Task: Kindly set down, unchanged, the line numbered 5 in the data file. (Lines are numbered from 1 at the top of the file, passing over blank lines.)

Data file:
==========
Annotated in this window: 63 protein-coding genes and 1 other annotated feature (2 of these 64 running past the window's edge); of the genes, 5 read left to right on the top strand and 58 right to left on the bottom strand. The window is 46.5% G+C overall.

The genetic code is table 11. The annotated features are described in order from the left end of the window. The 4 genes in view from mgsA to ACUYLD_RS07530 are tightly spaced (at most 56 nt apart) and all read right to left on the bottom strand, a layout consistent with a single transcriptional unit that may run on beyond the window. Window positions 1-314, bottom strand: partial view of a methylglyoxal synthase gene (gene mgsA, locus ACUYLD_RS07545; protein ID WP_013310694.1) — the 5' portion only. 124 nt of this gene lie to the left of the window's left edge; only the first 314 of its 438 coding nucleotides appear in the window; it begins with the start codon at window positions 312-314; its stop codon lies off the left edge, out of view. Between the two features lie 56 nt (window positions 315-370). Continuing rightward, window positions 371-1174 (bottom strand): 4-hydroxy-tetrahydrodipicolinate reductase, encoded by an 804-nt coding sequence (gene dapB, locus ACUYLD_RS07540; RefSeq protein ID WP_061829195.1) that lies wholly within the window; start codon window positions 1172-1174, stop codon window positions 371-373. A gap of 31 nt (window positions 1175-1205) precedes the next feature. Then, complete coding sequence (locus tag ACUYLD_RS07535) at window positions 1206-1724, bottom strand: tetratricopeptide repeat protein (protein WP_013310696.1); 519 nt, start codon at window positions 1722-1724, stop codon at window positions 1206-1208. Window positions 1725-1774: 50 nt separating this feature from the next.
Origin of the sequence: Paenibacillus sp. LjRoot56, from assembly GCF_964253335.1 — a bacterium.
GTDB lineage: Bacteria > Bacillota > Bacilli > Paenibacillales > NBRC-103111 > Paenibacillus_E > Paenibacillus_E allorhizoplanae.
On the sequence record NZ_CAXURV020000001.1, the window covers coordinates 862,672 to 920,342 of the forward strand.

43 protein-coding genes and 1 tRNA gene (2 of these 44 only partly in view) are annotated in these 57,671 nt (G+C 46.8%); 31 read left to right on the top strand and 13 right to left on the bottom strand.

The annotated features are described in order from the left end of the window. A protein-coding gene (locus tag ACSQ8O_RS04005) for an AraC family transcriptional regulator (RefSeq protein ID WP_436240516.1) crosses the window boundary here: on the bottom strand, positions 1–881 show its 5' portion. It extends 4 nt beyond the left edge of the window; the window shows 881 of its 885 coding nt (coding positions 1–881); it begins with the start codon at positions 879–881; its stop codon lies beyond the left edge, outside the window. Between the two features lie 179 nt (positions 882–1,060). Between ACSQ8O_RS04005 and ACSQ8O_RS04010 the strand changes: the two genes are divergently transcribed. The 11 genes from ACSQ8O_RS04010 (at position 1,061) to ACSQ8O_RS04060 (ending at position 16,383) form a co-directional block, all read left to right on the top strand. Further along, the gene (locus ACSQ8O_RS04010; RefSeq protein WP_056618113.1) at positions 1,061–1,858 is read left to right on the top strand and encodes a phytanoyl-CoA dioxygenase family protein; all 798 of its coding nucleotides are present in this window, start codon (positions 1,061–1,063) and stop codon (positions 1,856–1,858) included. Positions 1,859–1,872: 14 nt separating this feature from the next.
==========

On the sequence record NZ_CAXURV020000001.1, the window covers coordinates 862,672 to 920,342 of the forward strand.